Whether you're an enterprising young actor who's just moved to the City or one who's been here for years, you've probably figured out that the holiday season is the best time to network. Even those who hate networking can understand that a Christmas card is an appropriate, non-invasive reminder to people that you're alive, breathing, and willing to work. It's also a good time to thank the people who have really helped you and believed in you. This journey is tough and we need to spread the love when we can!!
So where to start? The first step is remembering that many, many people in this industry are not Christian, and the professional salutation is 'Happy Holidays' or 'Season's Greetings' or something along those lines. Keep Christmas or Hanukkah out of it, regardless of what you personally celebrate.
The second step is to figure out who to reach out to. The short answer is 'everyone you can think of,' or more specifically, 'everyone who knows you by name.' The third step will then be to figure out what is appropriate to send or give people. I'm old fashioned, so I'm going to go out on a limb and advise against sending an e-card to anyone. Unless the recipient knows you well, there's a good chance he or she won't open it at all. I also don't think gifts are necessary unless you have an exceptional relationship with a certain industry contact. However, if you absolutely adore your agency, go ahead and send flowers or an edible arrangement to the office. Stop by with holiday doughnuts or Starbucks. (Note: there is not a single person in this industry who doesn't appreciate a well-timed peppermint mocha.) If you would like to give out individual gifts, but can't decide what to give, guest blogger Katharine McDonough has crafted a list for you. I've put together a list of people to reach out to this time of year. Craft a plan. Execute it before the 25th. Even if you're not saying Merry Christmas, the cut-off date still applies.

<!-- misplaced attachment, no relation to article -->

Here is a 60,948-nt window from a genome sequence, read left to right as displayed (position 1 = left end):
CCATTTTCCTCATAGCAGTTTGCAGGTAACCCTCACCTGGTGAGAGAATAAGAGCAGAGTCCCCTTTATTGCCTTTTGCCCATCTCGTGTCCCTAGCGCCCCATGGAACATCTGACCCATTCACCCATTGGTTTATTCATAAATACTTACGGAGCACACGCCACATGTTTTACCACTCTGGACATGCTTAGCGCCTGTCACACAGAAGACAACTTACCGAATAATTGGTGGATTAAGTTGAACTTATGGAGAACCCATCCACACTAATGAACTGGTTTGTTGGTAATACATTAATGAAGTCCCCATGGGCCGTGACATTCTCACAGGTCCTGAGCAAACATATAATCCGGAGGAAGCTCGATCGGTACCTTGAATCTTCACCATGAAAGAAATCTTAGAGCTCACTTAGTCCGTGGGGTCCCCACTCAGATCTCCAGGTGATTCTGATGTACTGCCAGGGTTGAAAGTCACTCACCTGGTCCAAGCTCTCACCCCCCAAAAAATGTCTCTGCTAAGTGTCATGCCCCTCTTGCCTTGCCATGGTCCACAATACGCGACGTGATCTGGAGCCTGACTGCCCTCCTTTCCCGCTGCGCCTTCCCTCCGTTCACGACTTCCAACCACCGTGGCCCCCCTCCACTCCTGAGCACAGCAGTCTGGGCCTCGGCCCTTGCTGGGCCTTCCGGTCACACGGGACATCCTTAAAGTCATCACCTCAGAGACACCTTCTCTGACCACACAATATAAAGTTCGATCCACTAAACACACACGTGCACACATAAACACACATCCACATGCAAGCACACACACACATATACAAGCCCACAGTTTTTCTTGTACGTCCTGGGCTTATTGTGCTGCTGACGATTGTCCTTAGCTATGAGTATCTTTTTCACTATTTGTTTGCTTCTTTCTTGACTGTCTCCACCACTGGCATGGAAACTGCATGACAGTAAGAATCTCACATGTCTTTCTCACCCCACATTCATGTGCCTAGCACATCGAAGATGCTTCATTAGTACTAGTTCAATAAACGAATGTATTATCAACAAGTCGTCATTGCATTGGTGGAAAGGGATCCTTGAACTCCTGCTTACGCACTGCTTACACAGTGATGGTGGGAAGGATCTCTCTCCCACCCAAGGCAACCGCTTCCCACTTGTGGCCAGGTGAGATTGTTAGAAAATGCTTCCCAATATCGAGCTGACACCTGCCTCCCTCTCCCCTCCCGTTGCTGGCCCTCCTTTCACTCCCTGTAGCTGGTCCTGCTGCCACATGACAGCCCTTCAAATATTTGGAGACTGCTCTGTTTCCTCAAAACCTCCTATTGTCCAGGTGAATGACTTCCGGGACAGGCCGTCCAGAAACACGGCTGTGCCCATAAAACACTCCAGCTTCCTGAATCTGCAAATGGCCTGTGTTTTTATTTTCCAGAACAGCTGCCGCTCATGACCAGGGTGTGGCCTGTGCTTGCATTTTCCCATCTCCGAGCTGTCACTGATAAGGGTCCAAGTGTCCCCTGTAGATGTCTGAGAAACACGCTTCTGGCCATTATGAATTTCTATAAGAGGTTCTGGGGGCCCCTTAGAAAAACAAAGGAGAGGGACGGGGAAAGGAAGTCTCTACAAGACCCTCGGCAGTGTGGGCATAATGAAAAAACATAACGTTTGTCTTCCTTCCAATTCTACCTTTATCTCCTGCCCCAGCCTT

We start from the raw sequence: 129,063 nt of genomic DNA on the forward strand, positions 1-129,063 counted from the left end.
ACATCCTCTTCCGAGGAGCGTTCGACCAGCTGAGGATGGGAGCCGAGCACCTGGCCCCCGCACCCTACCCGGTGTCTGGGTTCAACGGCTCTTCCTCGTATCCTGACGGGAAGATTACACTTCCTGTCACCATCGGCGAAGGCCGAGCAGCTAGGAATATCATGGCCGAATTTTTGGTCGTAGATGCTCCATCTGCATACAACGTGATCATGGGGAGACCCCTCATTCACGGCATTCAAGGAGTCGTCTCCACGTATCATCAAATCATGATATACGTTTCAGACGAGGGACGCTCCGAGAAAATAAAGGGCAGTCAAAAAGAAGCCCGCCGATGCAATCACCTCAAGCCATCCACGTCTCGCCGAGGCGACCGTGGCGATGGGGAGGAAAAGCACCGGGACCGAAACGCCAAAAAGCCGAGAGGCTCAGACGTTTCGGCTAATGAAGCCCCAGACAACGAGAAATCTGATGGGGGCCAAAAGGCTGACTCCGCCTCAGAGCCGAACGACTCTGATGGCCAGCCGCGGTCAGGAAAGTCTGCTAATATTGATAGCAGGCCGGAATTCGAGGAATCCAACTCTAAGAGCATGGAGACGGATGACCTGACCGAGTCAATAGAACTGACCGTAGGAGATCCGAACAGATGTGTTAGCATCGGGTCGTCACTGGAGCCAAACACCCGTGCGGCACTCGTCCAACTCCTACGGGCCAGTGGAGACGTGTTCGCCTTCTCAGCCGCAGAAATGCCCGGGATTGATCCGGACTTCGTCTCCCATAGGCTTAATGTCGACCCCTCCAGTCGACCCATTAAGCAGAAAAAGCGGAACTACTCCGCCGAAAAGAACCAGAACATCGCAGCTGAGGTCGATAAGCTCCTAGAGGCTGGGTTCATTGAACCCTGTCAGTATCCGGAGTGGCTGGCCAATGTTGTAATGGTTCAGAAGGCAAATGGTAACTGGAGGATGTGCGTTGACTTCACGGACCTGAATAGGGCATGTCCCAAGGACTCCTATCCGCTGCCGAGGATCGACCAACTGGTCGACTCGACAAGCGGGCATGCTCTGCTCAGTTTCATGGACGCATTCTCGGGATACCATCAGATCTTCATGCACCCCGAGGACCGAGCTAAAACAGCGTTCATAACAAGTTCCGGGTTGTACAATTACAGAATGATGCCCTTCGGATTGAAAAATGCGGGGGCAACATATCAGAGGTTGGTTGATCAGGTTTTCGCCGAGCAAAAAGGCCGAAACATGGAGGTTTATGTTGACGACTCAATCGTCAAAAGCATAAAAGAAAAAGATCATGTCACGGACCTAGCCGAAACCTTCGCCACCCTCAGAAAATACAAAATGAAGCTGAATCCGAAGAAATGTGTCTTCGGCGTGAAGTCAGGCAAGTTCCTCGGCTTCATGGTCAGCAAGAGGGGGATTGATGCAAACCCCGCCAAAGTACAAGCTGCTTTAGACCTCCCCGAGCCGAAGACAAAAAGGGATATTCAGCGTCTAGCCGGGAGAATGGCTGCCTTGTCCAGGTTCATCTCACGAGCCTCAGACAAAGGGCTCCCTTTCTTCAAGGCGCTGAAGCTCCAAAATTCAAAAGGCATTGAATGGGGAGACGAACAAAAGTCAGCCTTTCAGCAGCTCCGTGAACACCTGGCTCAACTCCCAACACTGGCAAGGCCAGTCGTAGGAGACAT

Send Holiday Cards/Seasonal Greeting on a Postcard
1. Your Agent
2. Your Agency
3. Any Casting Director Who Has Called You In Repeatedly. (This is a good opportunity to thank them!)
4. Any Director You Worked With During 2016. (Assuming the relationship was a good one. Same applies for choreographers, general managers, producers, or any other relationships you built on that gig.)
5. The Pianist Who Saves Your Ass When You Need A Song Plunked Out Within 24 Hours
6. Anyone Who Has Covered a Shift for You and Likewise Saved Your Ass (include candy or booze with their card).
7. A Friend Who Pulled Strings (By which I mean, got you an audition, referred you to their agency, hooked you up with a day job, etc. The candy or booze rule applies.)
8. The Creatives on your Upcoming Gig. (If you're fortunate enough to have a gig lined up for 2017, go ahead and send them a card telling them how much you're looking forward to working with them. No, it is NOT brown-nosing.)
9. Your Cast! (If you're doing a show. Duh. Don't forget the SM and crew!)
10. Any CD's or Agents You Paid to Meet. (Like at Actors Connection or One on One. If you've had no other reason to reach out, this is the perfect excuse.)
Gift Ideas: If you do want to send a gift, where to start?
1. Movie Passes (L.A. folks: Cineopolis Luxury Cinemas is a fun treat!)
2. Theatre Tickets/Gift Certificates (N.Y. folks: TodayTix does gift cards!)
3. Bottle of Champagne or Nice Wine. (There is also no one on either coast who doesn't appreciate chocolate-covered strawberries.)
4. Coffee or Gift Card with a Box of Bagels or Doughnuts
5. Merch from your Current Project.
6. Fun office supplies! (Emphasis on 'fun.' Do not think you can get away with getting your agent paper clips for the holidays. That is, if you expect to have a single audition next year.)
7. Personalized Mug. (Include a movie quote, show, or a pic of the two of you from your last gig.)
8. Entertainment Subscription! (Think Netflix, Hulu, Spotify, etc. This is best if you're in a long-running show and can afford the monthly fees.)